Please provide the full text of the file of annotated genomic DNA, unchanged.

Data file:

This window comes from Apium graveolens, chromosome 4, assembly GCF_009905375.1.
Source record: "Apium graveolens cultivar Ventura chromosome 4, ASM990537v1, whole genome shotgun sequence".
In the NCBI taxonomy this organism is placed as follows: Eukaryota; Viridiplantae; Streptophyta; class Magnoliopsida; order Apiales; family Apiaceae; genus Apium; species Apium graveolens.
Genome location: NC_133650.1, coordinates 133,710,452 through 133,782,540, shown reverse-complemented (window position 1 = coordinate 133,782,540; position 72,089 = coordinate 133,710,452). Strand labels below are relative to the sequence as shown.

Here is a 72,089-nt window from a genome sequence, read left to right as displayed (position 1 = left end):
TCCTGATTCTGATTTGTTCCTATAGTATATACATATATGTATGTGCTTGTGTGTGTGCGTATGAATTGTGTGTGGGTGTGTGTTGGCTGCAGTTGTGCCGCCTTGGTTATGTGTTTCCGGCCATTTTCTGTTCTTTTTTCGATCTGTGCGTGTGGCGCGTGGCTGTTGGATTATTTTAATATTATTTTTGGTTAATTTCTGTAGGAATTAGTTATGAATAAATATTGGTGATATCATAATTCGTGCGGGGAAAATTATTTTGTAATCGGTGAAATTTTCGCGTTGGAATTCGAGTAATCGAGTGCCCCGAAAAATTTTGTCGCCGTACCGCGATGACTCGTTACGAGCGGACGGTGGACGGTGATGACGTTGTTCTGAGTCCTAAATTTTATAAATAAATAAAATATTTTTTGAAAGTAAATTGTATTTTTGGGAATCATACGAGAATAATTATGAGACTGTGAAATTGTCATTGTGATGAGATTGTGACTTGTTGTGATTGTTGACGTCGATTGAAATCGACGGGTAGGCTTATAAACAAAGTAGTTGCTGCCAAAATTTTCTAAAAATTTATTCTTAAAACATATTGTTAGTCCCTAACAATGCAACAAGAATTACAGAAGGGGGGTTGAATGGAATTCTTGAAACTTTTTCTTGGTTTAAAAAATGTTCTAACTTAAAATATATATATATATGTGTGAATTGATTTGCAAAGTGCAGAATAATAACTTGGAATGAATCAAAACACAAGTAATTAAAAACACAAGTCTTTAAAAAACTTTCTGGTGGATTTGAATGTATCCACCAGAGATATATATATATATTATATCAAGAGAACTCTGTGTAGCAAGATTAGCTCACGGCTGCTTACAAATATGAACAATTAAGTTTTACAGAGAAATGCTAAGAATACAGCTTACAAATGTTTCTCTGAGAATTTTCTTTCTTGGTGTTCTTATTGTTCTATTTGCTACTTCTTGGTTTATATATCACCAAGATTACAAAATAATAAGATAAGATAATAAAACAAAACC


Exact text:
This window comes from Apium graveolens, chromosome 4, assembly GCF_009905375.1.
Source record: "Apium graveolens cultivar Ventura chromosome 4, ASM990537v1, whole genome shotgun sequence".
In the NCBI taxonomy this organism is placed as follows: Eukaryota; Viridiplantae; Streptophyta; class Magnoliopsida; order Apiales; family Apiaceae; genus Apium; species Apium graveolens.
Genome location: NC_133650.1, coordinates 133,710,452 through 133,782,540, shown reverse-complemented (window position 1 = coordinate 133,782,540; position 72,089 = coordinate 133,710,452). Strand labels below are relative to the sequence as shown.

Here is a 72,089-nt window from a genome sequence, read left to right as displayed (position 1 = left end):
TCCTGATTCTGATTTGTTCCTATAGTATATACATATATGTATGTGCTTGTGTGTGTGCGTATGAATTGTGTGTGGGTGTGTGTTGGCTGCAGTTGTGCCGCCTTGGTTATGTGTTTCCGGCCATTTTCTGTTCTTTTTTCGATCTGTGCGTGTGGCGCGTGGCTGTTGGATTATTTTAATATTATTTTTGGTTAATTTCTGTAGGAATTAGTTATGAATAAATATTGGTGATATCATAATTCGTGCGGGGAAAATTATTTTGTAATCGGTGAAATTTTCGCGTTGGAATTCGAGTAATCGAGTGCCCCGAAAAATTTTGTCGCCGTACCGCGATGACTCGTTACGAGCGGACGGTGGACGGTGATGACGTTGTTCTGAGTCCTAAATTTTATAAATAAATAAAATATTTTTTGAAAGTAAATTGTATTTTTGGGAATCATACGAGAATAATTATGAGACTGTGAAATTGTCATTGTGATGAGATTGTGACTTGTTGTGATTGTTGACGTCGATTGAAATCGACGGGTAGGCTTATAAACAAAGTAGTTGCTGCCAAAATTTTCTAAAAATTTATTCTTAAAACATATTGTTAGTCCCTAACAATGCAACAAGAATTACAGAAGGGGGGTTGAATGGAATTCTTGAAACTTTTTCTTGGTTTAAAAAATGTTCTAACTTAAAATATATATATATATGTGTGAATTGATTTGCAAAGTGCAGAATAATAACTTGGAATGAATCAAAACACAAGTAATTAAAAACACAAGTCTTTAAAAAACTTTCTGGTGGATTTGAATGTATCCACCAGAGATATATATATATATTATATCAAGAGAACTCTGTGTAGCAAGATTAGCTCACGGCTGCTTACAAATATGAACAATTAAGTTTTACAGAGAAATGCTAAGAATACAGCTTACAAATGTTTCTCTGAGAATTTTCTTTCTTGGTGTTCTTATTGTTCTATTTGCTACTTCTTGGTTTATATATCACCAAGATTACAAAATAATAAGATAAGATAATAAAACAAAACC